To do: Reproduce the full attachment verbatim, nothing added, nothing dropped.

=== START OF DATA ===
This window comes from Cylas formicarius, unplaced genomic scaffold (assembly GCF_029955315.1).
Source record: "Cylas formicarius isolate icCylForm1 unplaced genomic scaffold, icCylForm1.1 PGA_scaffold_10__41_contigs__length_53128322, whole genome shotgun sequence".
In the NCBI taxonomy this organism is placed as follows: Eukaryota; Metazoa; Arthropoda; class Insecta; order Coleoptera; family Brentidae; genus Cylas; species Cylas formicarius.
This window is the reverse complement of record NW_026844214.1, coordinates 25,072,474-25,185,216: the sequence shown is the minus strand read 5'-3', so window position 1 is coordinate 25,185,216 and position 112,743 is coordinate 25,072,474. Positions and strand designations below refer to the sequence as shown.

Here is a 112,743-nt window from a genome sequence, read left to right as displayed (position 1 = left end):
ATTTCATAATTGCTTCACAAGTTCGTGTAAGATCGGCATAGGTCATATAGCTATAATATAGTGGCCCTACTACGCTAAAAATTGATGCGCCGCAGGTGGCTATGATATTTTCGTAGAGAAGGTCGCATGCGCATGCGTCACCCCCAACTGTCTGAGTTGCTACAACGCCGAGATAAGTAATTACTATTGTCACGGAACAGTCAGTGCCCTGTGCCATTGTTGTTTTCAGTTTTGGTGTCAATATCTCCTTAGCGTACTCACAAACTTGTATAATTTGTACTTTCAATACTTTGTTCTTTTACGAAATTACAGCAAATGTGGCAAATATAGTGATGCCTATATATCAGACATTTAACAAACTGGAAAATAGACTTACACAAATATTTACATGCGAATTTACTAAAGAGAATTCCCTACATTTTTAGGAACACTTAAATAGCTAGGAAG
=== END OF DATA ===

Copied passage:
This window comes from Cylas formicarius, unplaced genomic scaffold (assembly GCF_029955315.1).
Source record: "Cylas formicarius isolate icCylForm1 unplaced genomic scaffold, icCylForm1.1 PGA_scaffold_10__41_contigs__length_53128322, whole genome shotgun sequence".
In the NCBI taxonomy this organism is placed as follows: Eukaryota; Metazoa; Arthropoda; class Insecta; order Coleoptera; family Brentidae; genus Cylas; species Cylas formicarius.
This window is the reverse complement of record NW_026844214.1, coordinates 25,072,474-25,185,216: the sequence shown is the minus strand read 5'-3', so window position 1 is coordinate 25,185,216 and position 112,743 is coordinate 25,072,474. Positions and strand designations below refer to the sequence as shown.

Here is a 112,743-nt window from a genome sequence, read left to right as displayed (position 1 = left end):
ATTTCATAATTGCTTCACAAGTTCGTGTAAGATCGGCATAGGTCATATAGCTATAATATAGTGGCCCTACTACGCTAAAAATTGATGCGCCGCAGGTGGCTATGATATTTTCGTAGAGAAGGTCGCATGCGCATGCGTCACCCCCAACTGTCTGAGTTGCTACAACGCCGAGATAAGTAATTACTATTGTCACGGAACAGTCAGTGCCCTGTGCCATTGTTGTTTTCAGTTTTGGTGTCAATATCTCCTTAGCGTACTCACAAACTTGTATAATTTGTACTTTCAATACTTTGTTCTTTTACGAAATTACAGCAAATGTGGCAAATATAGTGATGCCTATATATCAGACATTTAACAAACTGGAAAATAGACTTACACAAATATTTACATGCGAATTTACTAAAGAGAATTCCCTACATTTTTAGGAACACTTAAATAGCTAGGAAG